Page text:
A Los Angeles County Sheriff’s Department Deputy rescued a dehydrated dog and two hikers. The group got stranded last week in the Vasquez Rocks Natural Area.
Sherriff’s deputy saves dehydrated dog on trail
According to KTLA 5, on June 16, someone waved down LASD Deputy Zavala and Sheriff’s Service Officer McKuen. They informed the authorities that two hikers and their dog were lost on the trail and needed help.
The authorities hiked for half a mile and crossed ridge lines to reach the group. The hikers and their 13-year-old black Labrador Retriever were severely dehydrated. The senior pup was so depleted, they gave up on walking.
“Deputy Zavala attempted to give the dog water, but the dog was so overheated and dehydrated [that] he couldn’t stand, let alone walk,” the LASD Park Bureau wrote in a Facebook post.
The hikers told Deputy Zavala that they were capable of walking, but couldn’t care for the dog. Deputy Zavala then took matters into his own hands – literally. He carried the exhausted canine on his shoulders.
“Deputy Zavala knew if he didn’t get the dog out of there, he would die,” the Facebook post read.
The group hiked back to the parking lot and appeared to be improving. Then, the people and their pet left the park “without further incident.”
Preventing canine dehydration on hikes
Dehydration can be dangerous to your pup’s well-being, so it’s crucial to take steps to prevent this problem before it arises. First and foremost, always bring an ample supply of fresh water specifically for your dog. Dogs can become easily dehydrated, especially in hot weather or during strenuous activities, so it’s important to provide them with regular access to water. Consider using a collapsible water bowl or a portable water bottle with an attached bowl for easy access and convenience.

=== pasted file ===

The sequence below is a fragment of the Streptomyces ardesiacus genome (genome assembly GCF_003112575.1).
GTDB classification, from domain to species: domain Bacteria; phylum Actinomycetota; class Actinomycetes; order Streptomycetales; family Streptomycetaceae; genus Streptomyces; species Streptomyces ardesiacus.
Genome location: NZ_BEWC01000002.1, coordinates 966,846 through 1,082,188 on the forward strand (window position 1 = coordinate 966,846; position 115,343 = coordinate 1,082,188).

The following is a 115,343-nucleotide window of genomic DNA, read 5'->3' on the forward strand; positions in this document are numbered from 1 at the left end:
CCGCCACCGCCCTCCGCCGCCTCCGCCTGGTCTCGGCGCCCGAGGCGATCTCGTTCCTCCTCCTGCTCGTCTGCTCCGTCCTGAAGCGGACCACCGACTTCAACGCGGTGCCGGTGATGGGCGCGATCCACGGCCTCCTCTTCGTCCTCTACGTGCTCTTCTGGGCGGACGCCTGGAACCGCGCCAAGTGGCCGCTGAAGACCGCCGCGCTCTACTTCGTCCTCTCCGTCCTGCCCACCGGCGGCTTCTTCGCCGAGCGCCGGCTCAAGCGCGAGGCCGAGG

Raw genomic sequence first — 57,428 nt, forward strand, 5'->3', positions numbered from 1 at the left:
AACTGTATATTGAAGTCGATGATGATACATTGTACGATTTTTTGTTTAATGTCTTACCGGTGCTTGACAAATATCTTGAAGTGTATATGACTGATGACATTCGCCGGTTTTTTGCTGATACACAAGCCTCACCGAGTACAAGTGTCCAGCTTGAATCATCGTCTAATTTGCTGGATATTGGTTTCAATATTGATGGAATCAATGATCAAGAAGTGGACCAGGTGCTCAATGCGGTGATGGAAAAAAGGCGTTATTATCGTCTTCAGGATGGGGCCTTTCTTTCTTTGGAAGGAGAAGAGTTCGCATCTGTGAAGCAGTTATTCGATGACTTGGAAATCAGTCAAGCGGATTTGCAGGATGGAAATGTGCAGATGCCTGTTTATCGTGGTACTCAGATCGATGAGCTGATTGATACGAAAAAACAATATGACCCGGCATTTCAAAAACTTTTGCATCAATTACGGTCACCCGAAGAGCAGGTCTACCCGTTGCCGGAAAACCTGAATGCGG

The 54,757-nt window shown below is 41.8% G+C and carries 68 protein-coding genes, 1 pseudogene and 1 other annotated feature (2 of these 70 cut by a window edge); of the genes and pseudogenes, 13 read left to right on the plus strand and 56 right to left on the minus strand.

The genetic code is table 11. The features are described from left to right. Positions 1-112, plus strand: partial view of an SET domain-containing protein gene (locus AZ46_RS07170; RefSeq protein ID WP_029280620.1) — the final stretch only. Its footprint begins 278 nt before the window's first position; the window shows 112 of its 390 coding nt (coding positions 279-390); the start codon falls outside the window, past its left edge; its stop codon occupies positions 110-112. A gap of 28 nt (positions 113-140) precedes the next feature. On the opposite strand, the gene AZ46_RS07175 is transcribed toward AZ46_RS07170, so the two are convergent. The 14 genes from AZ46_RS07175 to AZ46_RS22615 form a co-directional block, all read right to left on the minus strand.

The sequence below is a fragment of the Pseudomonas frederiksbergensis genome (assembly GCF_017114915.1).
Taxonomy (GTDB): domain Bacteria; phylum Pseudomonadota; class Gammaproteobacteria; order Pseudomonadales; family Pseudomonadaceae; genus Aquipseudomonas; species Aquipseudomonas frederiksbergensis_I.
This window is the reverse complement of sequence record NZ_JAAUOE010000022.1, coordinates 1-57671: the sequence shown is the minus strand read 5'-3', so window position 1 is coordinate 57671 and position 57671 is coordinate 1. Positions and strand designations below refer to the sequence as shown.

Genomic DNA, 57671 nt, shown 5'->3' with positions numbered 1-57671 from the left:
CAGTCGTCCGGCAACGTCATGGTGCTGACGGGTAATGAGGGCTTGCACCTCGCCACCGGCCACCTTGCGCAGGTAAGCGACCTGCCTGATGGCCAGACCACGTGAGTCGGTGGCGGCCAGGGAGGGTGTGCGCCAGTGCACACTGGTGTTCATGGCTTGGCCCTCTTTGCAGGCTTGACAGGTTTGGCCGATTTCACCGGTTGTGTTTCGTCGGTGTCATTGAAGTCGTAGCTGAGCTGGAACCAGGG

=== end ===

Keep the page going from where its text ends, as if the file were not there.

Additionally, plan your hike strategically. Map out water sources and swimming spots along the way so your pup can cool down.
Monitor your dog closely for signs of dehydration, including excessive panting, lethargy, dry gums, or loss of skin elasticity. If you notice any of these symptoms, take immediate action. Find shade, offer water, and end the hike early if necessary.
In addition to providing water, there are other measures you can take to prevent dog dehydration on hikes before you hit the trials. Start by gradually increasing your dog’s physical endurance and stamina through regular exercise to prepare them for longer hikes. Avoid hiking during the hottest parts of the day when temperatures are at their peak, as this increases the risk of dehydration and heat exhaustion. Instead, opt for early morning or late afternoon hikes when temperatures are generally cooler.
Take frequent breaks in shaded areas to allow your dog to rest and cool down. If your dog shows signs of discomfort or exhaustion, modify your plans and turn back if needed. By being attentive to your dog’s needs and taking proactive steps to prevent dehydration, you can ensure a safe and enjoyable hiking experience for both you and your furry friend.